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The Secret Life of CeeCee Wilkes caught my eye first based on the cover and then on the back blurb, six sentences promising the suspenseful story of the abduction and subsequent disappearance of a pregnant woman named Genevieve Russell, the the trial of her supposed murderer, and the one woman who knows the true story of what happened the night Russell disappeared.

But blurbs can be misleading, and in many ways, Diane Chamberlin's novel is nothing like the paragraphs on the back cover. Starting in the present and then jumping back to 1977, The Secret Life of CeeCee Wilkes tells the tale of CeeCee, a sixteen year old girl on her own, who is seduced and charmed by an older man into helping he and his brother with an illegal and dangerous kidnapping scheme. When the plan goes horribly wrong, CeeCee must give up her identity and take Russell's baby with her into hiding, raising the girl as her own. But the past, however far she's attempted to bury it, catches up with her when Russell's remains are discovered years later.

The Secret Life of CeeCee Wilkes had great potential as a novel to be thrilling, heart-breaking, and compelling. The unfortunate truth is that it doesn't quite live up to expectations.

On the surface, the book has many of the elements you would expect a book billed as a gentle thriller to have: conflict, illegal activities, secret plans, murder, and a woman caught up in it all, but Chamberlin loses the plot somewhere after the first third of the book. CeeCee goes into hiding and suddenly the story is less a murder mystery and more a trite family drama, going through the years of CeeCee's life after the Russell kidnapping. The narrative lags in the middle, so detatched from the original plot that it's easy to forget the exciting, harrowing events CeeCee experiences in the first third of the book.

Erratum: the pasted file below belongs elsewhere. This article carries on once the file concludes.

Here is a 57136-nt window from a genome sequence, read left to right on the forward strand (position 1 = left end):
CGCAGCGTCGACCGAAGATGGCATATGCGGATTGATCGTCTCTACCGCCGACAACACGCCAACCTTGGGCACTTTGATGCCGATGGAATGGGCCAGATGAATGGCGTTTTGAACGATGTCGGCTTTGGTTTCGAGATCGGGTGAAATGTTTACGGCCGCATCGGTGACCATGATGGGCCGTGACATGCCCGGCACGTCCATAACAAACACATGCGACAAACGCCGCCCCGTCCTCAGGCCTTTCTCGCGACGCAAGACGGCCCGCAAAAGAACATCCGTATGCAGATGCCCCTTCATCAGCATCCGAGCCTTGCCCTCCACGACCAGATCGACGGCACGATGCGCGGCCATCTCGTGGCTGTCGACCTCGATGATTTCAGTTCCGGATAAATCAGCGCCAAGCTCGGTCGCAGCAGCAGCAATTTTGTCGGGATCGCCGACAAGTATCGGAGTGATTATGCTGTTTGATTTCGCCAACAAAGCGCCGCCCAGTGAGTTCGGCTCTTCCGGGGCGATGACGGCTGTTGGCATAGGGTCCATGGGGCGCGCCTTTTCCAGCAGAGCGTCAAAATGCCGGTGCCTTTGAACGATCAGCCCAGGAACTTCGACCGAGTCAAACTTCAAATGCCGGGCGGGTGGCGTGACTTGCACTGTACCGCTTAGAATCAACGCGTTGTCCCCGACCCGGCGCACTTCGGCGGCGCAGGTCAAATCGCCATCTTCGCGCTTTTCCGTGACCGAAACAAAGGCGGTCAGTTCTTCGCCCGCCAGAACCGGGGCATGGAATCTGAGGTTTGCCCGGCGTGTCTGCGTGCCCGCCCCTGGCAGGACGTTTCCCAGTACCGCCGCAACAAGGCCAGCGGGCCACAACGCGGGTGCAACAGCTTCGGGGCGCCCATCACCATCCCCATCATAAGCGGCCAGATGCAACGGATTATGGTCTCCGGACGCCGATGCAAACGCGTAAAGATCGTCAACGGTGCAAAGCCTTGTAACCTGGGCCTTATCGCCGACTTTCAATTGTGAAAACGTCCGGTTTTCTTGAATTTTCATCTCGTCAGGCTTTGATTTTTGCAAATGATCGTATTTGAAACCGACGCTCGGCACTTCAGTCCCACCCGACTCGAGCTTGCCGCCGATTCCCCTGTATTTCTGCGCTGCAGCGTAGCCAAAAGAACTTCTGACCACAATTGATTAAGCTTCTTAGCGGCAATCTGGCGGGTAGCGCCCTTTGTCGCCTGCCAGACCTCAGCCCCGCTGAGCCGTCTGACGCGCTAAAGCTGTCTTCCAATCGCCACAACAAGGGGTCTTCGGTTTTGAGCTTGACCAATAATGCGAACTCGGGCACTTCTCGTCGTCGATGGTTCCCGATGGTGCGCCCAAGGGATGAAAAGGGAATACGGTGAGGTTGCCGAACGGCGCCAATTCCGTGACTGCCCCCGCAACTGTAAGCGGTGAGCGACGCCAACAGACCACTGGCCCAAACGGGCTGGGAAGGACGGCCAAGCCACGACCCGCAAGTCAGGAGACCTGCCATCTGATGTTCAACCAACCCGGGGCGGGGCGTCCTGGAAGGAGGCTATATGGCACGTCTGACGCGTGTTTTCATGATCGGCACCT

CeeCee herself is irksome as a character as well. Billed as strong and independent in the beginning of the book, she's very inconsistently written and by halfway through, is immature, whiny, and just completely grating. Wracked with guilt and inner turmoil, she angsts like a teenager for vast sections of the story without the angst developing her into a better person. Cory, another main character, is not much better, and the rest of CeeCee's immediate family consists of cookie-cutter characters who never feel completely authentic. In fact, the only characters who feel like independent human beings are a hippie couple featured in fewer than a hundred pages of CeeCee's adventure.

Overall, it was a quick read and probably appropriate for a summer vacation, but it lacked the depth and the real edge I prefer in my fiction, feeling instead like a fluffy journey that never quite went as far as the ticket for admission promised.


the forest-dweller

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